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I have global variables that I define in the Utility namespace. This utility is included in several files and it looks like this:

#ifndef _UT_
#define _UT_
namespace UT {
  std::string PLATFORM_LINUX_NAME = "linux";
  std::string  PLATFORM_MACOSX_NAME = "macosx";
  std::string  PLATFORM_WINDOWS_NAME = "windows";
  #if defined(OS_WIN)
    int PLATFORM = OSTYPE::PLATFORM_WINDOWS;
  #elif defined(OS_LINUX)
    int PLATFORM = PLATFORM_LINUX;
  #elif defined(OS_APPLE)
    int PLATFORM = PLATFORM_MACOSX;
  #endif
};

When I include this file in for example files A.h and B.h and C.h, I'm getting a compiler warning that says:

warning LNK4006: "int UT::PLATFORM" (?PLATFORM@UT@@3HA) already defined in A.obj; second definition ignored
warning LNK4006: "class std::basic_string<char,struct std::char_traits<char>,class std::allocator<char> > UT::PLATFORM_LINUX_NAME" (?PLATFORM_LINUX_NAME@UT@@3V?$basic_string@DU?$char_traits@D@std@@V?$allocator@D@2@@std@@A) already defined in A.obj; second definition ignored

What is the best way that does not involve creating a class for solving this? Or is creating a UT class the only way?

share|improve this question
    
You should be aware that identifiers beginning with an underscore followed by a capital letter, such as _UT_, are reserved for the compiler. See details in for example in this question: stackoverflow.com/questions/228783/… – Magnus Hoff Jul 2 '12 at 12:50
    
By the way, maybe you should also group them in an enum, just for clarity... – Mihai Todor Jul 2 '12 at 12:59
up vote 7 down vote accepted

Define the variables in a single .cpp file and declare them in the .h file. In UT.h:

namespace UT
{
    extern const std::string PLATFORM_LINUX_NAME;
    extern const std::string PLATFORM_MACOS_NAME;
    extern const std::string PLATFORM_WINDOWS_NAME;
    extern const int PLATFORM;
}

in UT.cpp:

namespace UT
{
    const std::string PLATFORM_LINUX_NAME   = "linux";
    const std::string PLATFORM_MACOS_NAME   = "macosx";
    const std::string PLATFORM_WINDOWS_NAME = "windows";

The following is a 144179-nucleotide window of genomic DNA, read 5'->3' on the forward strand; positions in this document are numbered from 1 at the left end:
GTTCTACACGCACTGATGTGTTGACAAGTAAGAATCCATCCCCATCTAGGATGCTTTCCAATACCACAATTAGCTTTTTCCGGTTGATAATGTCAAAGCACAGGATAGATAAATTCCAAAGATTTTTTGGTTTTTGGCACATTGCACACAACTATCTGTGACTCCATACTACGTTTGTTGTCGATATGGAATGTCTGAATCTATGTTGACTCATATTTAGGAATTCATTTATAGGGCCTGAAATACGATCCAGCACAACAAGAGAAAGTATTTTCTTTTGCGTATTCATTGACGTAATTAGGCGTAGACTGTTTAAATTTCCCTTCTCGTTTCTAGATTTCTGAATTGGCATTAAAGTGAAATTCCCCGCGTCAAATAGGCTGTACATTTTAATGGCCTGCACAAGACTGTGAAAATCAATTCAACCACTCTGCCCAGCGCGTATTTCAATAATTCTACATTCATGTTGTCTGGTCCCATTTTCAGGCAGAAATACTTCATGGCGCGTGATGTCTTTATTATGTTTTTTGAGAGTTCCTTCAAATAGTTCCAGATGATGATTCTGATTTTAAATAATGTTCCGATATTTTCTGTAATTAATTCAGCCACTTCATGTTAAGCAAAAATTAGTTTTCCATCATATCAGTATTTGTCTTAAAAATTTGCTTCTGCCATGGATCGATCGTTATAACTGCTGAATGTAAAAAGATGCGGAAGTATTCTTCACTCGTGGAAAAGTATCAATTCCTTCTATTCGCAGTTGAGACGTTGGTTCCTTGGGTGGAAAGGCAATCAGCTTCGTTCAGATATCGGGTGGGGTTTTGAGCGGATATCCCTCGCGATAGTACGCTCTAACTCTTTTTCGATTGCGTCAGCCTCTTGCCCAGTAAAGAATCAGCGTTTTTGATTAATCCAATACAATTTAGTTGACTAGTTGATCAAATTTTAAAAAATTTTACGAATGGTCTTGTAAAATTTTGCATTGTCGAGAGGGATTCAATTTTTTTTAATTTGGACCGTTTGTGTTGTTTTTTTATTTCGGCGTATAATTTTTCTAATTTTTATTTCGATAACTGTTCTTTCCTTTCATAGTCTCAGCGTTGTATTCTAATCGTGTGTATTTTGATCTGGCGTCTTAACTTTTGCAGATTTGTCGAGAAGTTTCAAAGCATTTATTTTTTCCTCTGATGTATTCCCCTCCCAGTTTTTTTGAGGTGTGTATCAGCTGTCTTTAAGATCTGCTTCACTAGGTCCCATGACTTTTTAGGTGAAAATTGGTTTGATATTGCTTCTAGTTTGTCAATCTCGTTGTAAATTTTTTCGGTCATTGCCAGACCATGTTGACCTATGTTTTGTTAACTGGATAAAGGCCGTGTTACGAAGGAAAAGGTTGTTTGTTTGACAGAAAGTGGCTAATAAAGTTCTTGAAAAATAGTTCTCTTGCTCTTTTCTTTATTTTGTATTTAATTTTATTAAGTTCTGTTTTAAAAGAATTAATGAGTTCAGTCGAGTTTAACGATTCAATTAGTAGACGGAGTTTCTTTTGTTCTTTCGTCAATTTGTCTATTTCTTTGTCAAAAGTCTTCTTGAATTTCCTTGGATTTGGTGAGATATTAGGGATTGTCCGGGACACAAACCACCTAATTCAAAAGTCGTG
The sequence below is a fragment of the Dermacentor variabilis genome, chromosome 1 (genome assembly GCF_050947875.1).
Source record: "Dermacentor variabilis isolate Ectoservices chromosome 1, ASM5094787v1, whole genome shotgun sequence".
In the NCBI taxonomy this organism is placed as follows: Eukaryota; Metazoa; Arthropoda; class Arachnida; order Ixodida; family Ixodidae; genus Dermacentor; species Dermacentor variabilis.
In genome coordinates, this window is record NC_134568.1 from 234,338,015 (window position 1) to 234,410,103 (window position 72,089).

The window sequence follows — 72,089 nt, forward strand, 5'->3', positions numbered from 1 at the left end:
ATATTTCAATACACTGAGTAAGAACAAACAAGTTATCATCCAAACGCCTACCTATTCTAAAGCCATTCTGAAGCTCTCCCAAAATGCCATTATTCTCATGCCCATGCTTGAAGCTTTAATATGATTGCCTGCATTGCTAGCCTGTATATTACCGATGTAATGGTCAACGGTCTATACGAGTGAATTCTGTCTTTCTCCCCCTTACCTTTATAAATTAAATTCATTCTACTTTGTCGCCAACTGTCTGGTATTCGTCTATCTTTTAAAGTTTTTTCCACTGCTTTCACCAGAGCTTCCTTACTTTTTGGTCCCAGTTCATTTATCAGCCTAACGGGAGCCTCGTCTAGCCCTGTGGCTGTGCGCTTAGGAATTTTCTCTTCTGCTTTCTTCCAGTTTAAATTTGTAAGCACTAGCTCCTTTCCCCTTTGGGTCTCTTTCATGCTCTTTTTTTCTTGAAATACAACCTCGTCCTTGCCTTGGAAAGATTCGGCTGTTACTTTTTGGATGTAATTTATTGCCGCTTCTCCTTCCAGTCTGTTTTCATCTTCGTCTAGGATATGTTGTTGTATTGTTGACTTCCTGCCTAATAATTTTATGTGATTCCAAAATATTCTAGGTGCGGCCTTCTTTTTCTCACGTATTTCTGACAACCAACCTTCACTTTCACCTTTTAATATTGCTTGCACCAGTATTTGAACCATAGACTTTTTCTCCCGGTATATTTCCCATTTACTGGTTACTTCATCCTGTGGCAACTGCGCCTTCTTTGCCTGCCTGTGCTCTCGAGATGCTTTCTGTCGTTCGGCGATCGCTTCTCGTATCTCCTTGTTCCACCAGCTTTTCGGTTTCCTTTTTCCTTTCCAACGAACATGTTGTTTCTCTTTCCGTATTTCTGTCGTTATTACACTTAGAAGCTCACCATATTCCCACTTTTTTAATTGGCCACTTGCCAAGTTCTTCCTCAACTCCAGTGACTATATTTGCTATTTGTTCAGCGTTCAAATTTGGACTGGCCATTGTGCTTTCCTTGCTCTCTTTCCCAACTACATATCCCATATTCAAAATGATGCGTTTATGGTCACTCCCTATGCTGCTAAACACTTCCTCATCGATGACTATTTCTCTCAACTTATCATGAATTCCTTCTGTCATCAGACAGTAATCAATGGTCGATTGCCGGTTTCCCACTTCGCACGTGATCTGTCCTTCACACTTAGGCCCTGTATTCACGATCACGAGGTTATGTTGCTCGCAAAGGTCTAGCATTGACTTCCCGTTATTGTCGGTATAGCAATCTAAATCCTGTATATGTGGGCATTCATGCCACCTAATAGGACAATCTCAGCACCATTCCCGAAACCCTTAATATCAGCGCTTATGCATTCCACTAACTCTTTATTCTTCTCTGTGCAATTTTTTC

#if defined(OS_WIN)
    const int PLATFORM = OSTYPE::PLATFORM_WINDOWS;
    #elif defined(OS_LINUX)
    const int PLATFORM = PLATFORM_LINUX;
    #elif defined(OS_APPLE)
    const int PLATFORM = PLATFORM_MACOSX;
    #endif


}

I added const qualifier as these appear to be constant values.

share|improve this answer

One solution is to make them all static, in which case each object file gets its own copy. Another possibility is to only put the declaration in the header and put the definitions in a separate file.

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What sense does static make for non-class members? – Mihai Todor Jul 2 '12 at 12:44
2  
@MihaiTodor static at the global scope specifies internal linkage. An unnamed namespace would also do it. – David Jul 2 '12 at 12:47
    
@Dave Interesting... That's good to know! – Mihai Todor Jul 2 '12 at 12:51

Try

#ifndef _INCL_GUARD
#define _INCL_GUARD

std::string PLATFORM_LINUX_NAME     = "linux";
std::string  PLATFORM_MACOSX_NAME   = "macosx";
std::string  PLATFORM_WINDOWS_NAME  = "windows";



#if defined(OS_WIN)
    int PLATFORM = OSTYPE::PLATFORM_WINDOWS;
#elif defined(OS_LINUX)
    int PLATFORM = PLATFORM_LINUX;
#elif defined(OS_APPLE)
    int PLATFORM = PLATFORM_MACOSX;
#endif

#endif
share|improve this answer
    
I think he would have gotten an exception anyway from the compiler if he didn't use the last #endif... – Mihai Todor Jul 2 '12 at 12:50
    
@MihaiTodor Why?! – Jacob Seleznev Jul 2 '12 at 13:00
    
In VS 2010, intelliSense can spot it an the compiler provides a specific error: error C1070: mismatched #if/#endif pair in file 'test.h'. I was thinking that the compiler should do the same... I don't see a valid scenario where one would want / need to have an #if inside a file and the matching #endif inside another... – Mihai Todor Jul 2 '12 at 13:12

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